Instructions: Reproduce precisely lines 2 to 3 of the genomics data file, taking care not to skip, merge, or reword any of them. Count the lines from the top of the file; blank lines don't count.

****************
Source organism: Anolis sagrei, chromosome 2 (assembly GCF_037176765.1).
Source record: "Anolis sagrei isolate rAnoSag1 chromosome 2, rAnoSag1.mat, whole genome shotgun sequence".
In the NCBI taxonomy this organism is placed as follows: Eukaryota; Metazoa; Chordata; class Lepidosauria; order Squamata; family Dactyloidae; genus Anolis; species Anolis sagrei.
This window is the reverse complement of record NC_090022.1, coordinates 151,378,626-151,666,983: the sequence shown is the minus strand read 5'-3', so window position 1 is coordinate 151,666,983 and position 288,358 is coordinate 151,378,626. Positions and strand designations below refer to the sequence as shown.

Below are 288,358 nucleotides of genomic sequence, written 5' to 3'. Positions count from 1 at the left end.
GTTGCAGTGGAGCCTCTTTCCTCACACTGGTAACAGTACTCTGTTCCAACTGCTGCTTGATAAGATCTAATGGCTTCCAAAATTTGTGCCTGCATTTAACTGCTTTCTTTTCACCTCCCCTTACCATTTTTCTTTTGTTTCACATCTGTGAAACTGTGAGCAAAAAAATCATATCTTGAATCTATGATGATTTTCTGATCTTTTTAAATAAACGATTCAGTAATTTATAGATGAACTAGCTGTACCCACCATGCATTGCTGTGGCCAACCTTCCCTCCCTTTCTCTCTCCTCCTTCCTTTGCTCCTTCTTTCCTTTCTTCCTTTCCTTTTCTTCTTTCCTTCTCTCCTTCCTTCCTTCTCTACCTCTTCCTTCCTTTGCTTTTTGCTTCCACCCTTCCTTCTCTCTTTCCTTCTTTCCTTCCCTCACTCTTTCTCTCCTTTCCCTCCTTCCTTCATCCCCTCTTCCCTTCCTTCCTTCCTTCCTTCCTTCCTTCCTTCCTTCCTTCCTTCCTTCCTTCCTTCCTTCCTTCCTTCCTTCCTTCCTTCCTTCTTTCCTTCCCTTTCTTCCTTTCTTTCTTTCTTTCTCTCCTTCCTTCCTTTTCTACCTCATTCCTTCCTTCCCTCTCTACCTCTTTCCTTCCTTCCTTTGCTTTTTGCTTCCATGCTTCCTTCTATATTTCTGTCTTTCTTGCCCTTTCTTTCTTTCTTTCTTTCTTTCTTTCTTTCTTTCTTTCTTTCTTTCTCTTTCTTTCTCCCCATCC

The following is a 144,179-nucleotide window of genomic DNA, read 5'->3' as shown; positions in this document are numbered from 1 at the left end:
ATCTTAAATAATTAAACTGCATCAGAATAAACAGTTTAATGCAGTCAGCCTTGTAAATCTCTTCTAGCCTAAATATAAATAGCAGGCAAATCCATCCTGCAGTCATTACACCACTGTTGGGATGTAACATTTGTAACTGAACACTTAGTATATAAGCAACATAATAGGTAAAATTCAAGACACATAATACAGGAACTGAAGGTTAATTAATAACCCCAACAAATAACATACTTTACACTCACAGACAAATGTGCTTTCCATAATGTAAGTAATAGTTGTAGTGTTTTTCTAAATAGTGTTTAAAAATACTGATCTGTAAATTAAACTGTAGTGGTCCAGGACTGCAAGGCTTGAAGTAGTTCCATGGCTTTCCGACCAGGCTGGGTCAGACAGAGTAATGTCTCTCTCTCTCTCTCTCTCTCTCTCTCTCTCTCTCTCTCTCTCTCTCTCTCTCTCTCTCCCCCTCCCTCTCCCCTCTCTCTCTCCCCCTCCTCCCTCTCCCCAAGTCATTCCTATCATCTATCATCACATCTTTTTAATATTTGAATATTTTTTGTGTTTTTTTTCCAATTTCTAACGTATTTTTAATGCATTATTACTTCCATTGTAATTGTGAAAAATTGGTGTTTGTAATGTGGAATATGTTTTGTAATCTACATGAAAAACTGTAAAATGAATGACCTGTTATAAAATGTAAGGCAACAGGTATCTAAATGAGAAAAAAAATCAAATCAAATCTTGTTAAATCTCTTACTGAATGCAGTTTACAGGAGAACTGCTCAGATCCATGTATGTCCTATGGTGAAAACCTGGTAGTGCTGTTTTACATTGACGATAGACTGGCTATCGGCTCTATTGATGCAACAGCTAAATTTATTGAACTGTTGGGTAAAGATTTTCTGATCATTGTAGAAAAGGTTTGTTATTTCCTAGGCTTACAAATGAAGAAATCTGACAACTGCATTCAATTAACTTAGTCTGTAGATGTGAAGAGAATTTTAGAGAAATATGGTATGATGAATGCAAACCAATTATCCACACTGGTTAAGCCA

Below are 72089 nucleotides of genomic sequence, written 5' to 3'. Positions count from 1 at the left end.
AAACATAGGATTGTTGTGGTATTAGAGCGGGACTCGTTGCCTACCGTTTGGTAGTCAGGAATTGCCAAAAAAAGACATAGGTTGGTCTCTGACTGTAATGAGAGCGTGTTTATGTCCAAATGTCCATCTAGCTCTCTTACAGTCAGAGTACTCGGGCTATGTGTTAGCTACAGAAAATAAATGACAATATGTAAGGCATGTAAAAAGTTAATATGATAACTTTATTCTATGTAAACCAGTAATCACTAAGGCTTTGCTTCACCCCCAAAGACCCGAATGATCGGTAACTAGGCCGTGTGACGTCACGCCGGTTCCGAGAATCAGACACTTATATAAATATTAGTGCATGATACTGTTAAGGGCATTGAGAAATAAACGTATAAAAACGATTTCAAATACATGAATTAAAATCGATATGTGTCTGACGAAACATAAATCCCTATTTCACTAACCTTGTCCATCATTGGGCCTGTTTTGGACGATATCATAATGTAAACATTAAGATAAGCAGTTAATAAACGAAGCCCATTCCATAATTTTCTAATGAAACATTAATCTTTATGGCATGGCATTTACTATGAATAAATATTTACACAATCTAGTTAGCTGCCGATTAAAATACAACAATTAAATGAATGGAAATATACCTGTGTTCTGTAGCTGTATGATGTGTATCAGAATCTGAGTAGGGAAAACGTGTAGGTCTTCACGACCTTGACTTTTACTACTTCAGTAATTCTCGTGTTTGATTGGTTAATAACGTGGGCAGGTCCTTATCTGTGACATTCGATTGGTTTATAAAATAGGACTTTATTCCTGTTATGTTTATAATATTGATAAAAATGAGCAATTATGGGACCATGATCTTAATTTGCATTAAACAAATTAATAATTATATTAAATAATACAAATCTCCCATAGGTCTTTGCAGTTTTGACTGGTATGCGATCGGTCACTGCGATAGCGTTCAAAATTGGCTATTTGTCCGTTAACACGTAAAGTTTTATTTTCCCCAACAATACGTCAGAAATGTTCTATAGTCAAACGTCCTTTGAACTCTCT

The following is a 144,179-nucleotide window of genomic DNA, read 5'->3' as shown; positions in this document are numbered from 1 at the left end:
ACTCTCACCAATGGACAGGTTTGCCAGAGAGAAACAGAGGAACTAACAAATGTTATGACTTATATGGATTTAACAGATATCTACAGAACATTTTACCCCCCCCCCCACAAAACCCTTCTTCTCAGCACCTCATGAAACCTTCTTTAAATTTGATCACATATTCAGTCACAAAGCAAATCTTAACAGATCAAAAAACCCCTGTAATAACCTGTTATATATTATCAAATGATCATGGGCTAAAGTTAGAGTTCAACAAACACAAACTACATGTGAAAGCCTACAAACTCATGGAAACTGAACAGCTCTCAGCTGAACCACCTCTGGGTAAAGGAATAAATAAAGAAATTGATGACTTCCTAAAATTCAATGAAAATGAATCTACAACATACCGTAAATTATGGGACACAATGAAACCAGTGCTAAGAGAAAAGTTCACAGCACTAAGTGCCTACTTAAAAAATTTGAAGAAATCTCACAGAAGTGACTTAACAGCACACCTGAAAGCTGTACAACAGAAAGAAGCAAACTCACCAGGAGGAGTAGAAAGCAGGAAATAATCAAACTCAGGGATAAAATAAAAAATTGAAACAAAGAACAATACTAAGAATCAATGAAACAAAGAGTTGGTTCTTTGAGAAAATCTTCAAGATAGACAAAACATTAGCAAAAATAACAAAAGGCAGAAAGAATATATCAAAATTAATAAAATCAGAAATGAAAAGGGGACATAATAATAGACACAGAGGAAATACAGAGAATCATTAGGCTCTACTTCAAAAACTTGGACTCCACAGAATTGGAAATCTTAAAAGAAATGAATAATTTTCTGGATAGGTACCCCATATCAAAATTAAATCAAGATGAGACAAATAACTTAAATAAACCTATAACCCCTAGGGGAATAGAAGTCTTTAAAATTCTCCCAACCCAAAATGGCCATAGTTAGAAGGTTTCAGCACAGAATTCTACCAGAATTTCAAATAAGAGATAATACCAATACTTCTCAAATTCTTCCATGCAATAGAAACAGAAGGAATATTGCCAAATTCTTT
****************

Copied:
Source record: "Anolis sagrei isolate rAnoSag1 chromosome 2, rAnoSag1.mat, whole genome shotgun sequence".
In the NCBI taxonomy this organism is placed as follows: Eukaryota; Metazoa; Chordata; class Lepidosauria; order Squamata; family Dactyloidae; genus Anolis; species Anolis sagrei.